Mon, May 26, 2008 - Page 5 News List

Games organizers shorten torch’s trip through Tibet

LOST TIMEBecause the relay was delayed for three days of mourning following the Sichuan Earthquake, the controversial Tibet leg has been shortened to one day

AFP , BEIJING

The Olympic torch’s trip through Tibet next month will be shortened, Beijing Games organizers said yesterday, in a move that could minimize any outcry over the controversial relay leg.

The torch’s passage through Tibet will be cut from three days to just one as part of route changes made because of China’s earthquake, an official with the Beijing Games organizers said.

“The change is due to the Sichuan earthquake’s impact on the rest of the relay. Because of this, the sacred flame will only pass through [the Tibetan capital] Lhasa for one day,” said Li Lizhi, an information officer with the Beijing Olympics.

“It will probably be in Lhasa on June 18 but we are waiting to confirm that,” she said.

The Olympic torch had been scheduled to transit a district south of Lhasa on June 19 before spending the following two days in the Tibetan capital, where fierce rioting against Chinese rule erupted in March.

The protests in March revealed deep anger against China’s control of the devoutly Buddhist region, and overseas pro-Tibet activists have denounced the Tibet leg — which was planned well before the unrest — as a further snub to Tibetans and world opinion.

The change is the latest made after tens of thousands of people were killed in the May 12 earthquake in Sichuan Province.

China called three days of national mourning last week, during which the torch relay was halted, and has made various adjustments to make up for those lost days.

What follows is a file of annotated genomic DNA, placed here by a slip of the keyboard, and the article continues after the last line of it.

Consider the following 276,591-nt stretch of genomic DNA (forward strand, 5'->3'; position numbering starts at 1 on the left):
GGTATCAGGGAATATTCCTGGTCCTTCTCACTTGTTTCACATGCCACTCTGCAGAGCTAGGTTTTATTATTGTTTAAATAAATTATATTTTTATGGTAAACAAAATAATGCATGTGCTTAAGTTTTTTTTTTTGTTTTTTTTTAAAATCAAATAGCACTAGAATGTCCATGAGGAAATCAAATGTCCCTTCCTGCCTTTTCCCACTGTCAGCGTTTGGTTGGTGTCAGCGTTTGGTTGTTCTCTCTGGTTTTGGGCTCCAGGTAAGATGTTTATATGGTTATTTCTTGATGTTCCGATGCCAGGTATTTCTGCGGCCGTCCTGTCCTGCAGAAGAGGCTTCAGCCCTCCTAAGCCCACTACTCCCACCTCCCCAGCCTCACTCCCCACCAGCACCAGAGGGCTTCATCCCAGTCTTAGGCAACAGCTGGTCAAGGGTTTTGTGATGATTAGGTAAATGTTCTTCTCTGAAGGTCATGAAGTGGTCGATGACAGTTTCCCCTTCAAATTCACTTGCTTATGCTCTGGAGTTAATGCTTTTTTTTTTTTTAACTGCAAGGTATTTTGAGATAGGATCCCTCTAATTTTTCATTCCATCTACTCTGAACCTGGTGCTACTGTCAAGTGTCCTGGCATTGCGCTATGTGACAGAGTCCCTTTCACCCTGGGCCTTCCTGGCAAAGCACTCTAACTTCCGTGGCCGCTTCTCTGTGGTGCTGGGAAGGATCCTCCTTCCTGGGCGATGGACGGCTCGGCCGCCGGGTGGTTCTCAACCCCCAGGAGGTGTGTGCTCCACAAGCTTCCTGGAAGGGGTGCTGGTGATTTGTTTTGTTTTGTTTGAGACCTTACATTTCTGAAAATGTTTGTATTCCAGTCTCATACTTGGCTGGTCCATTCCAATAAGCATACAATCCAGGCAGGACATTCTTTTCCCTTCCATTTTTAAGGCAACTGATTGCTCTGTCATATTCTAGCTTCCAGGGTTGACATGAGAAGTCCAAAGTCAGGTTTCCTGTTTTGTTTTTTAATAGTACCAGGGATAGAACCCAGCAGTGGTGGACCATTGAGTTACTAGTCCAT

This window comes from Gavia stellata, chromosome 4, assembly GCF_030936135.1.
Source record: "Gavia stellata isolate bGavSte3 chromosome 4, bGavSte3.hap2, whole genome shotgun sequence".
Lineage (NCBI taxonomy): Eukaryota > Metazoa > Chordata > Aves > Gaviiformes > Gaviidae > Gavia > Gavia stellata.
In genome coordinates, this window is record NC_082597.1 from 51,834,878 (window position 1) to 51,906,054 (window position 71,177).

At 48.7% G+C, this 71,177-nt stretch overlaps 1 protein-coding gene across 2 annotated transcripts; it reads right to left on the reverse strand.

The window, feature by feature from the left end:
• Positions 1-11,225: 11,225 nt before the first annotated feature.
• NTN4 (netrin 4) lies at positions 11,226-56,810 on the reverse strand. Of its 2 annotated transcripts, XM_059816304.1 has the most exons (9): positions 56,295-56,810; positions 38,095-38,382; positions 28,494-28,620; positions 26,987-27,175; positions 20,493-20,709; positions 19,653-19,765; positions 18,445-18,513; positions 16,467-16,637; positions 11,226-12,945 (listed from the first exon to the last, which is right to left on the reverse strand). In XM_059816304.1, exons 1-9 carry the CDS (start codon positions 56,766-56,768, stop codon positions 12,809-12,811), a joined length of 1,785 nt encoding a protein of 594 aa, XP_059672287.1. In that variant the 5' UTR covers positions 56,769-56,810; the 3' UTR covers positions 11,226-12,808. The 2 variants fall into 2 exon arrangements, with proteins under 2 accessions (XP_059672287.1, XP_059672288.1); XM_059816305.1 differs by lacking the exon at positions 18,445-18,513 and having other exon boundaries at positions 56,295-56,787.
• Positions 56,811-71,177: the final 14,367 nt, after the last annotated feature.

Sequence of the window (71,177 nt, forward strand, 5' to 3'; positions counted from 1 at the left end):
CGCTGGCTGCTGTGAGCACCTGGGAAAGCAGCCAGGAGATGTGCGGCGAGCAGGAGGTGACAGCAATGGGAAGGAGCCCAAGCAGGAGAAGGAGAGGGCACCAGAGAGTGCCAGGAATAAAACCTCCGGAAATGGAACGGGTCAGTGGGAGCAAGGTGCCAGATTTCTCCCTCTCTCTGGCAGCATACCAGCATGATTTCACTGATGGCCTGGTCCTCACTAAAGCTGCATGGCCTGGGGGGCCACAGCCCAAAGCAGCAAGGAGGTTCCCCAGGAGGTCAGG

The torch’s relay is the longest and most ambitious in Olympic history. Following a one-month world tour last month, it is now on a three-month domestic circuit that has included taking a torch to the summit of Mount Everest.

However, since the flame was first lit in Greece on March 24, the relay has been repeatedly disrupted by groups trying to highlight grievances against China’s communist rulers, especially their rule of Tibet.

Matt Whitticase, spokesman for the London-based Free Tibet Campaign, said earlier this month that the Tibet leg was an attempt by China to “underscore its baseless claims to sovereignty over Tibet.”

During the Tibet unrest, protesters denounced Chinese rule and called for the return of the exiled Dalai Lama. Speaking on Wednesday during a trip to London, the Dalai Lama urged Tibetans not to disrupt the torch relay.

“I appeal, particularly inside Tibet, [people] should not disrupt the Olympic torch when they visit. We must respect, we must protect that,” he told reporters.

Olympic organizers had already pushed back the torch’s leg through quake-devastated Sichuan Province to Aug. 3 to Aug. 5, making it the last stop before coming to Beijing for the Aug. 8 to Aug. 24 Games.

The torch was in the eastern province of Jiangsu yesterday.

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